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Our daily activities were sketched out the previous night by our guide. Throughout the week, we spent our time either snorkeling, hiking on the islands in the company of the guide, kayaking or hanging out on the ship. There were also occasional nighttime talks. Our guide was a Galapagos native, who was essentially raised in the park ( his dad was a ranger ) and had been working there for over 30 years. His talks were very interesting, to say the least! Geology, oceanography, evolution, climate change.. all of these topics and more were on the table.

img_0293Pic by Margy Dudley


The guided walks every day were so interesting. We DID see the creatures everyone goes there to see. Blue footed boobies, but also Red footed and Nazca boobies. Waved albatrosses, penguins and diurnal owls that roost in holes in the rocks because they have no predators and there are no trees. We saw sea lions, fur seals, various species of iguana including iguanas adapted to feeding under water in the ocean, giant tortoises, Darwin’s’ famous finches and more. These daily hikes were wonderful. Great photo opportunities coupled with science based and experienced narration by the guide. Explanations of why each island has animals that look similar, but are completely different species, created over millions of years by the conditions of that particular island. He clearly understood what makes the Galapagos so special.





A few of the walks were not ‘animal based’ but were geology walks. Our hike on Santiago island was all about geology! The Galapagos islands are volcanic, formed by eruptions over millions of years. Santiago’s last eruption was only 200 years ago. The new lava is called Rope lava, this “brownie dough” looking rock is sharp, shiny and fully intact. It looks like it stopped flowing yesterday. There is little life of any kind established on this lava. A few ‘pioneer’ tufts of grass, and an occasional perching bird, but thats it. No established life at all. The island is too young. It was so unfamiliar to us, it seemed like another planet. We came away feeling like we had seen the earth from its beginning, and from an ecological perspective, perhaps we had!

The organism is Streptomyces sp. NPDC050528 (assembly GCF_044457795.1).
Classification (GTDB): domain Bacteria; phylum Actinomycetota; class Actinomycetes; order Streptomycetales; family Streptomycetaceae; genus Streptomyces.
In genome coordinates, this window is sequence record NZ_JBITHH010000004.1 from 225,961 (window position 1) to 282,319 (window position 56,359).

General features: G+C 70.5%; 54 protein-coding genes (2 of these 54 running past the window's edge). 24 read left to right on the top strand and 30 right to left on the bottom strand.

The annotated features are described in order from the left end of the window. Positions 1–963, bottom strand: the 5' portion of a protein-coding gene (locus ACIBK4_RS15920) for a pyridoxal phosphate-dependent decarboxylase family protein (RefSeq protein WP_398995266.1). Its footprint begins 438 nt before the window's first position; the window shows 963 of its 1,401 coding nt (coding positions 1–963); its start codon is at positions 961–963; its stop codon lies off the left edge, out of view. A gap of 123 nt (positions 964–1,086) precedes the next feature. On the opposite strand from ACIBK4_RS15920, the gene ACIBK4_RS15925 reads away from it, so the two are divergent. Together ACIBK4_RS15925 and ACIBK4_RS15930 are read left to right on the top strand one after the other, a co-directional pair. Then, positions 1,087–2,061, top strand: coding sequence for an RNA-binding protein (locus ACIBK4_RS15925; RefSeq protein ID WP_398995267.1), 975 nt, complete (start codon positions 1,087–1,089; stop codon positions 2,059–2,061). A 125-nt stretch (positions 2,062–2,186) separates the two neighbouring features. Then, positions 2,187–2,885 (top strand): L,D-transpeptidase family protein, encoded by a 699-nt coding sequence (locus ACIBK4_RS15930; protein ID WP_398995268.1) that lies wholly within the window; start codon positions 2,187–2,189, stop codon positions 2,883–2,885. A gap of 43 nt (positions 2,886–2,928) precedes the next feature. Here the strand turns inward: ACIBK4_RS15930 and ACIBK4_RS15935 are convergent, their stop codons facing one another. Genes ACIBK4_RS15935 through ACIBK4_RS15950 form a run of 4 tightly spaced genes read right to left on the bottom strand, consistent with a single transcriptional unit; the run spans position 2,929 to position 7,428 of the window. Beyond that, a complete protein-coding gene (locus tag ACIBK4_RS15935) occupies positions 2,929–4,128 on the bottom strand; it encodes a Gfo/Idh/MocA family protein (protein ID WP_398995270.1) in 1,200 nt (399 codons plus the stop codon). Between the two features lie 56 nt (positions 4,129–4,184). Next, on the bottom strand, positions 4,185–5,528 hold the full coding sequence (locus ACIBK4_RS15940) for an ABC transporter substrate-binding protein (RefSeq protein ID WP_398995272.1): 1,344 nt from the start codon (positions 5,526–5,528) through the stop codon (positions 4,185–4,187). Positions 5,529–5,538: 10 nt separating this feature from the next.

Eventually we got over our amazement at how unafraid the animal and birdlife was and we began to take in the bigger ‘science nerd’ picture. For me (Sara) The 2 big concepts were:
How volcanic land is created, and what is needed to ‘develop’ it into land that can support life.
How species are formed by their environments. Big stuff!


Everything works together. Geology, wind and marine currents, rainfall or lack of rainfall, plants and animals. Basic concepts like: animal life can’t become established if theres no food. Food can’t become established unless there is soil, then plants and insect life, then larger things that eat the plants and that become food for even larger things…and that nothing could get established there unless it flew or drifted there. Clearly it happens in sequence, over millions of years, with much trial and error. What was great about the trip was that we got to see it all; old islands full of specialized species, each adapted to its particular environment, and new islands, poised to become new environments- who knows what animals will live there millions of years from now!

It wasn’t just the land based environment that was interesting. To say that the snorkeling was good is an understatement, it was off the charts! This time of the year a wetsuit is recommended and we were glad to have heeded this advice, the water was chilly in places and we didn’t want to get out too soon, we might have missed something!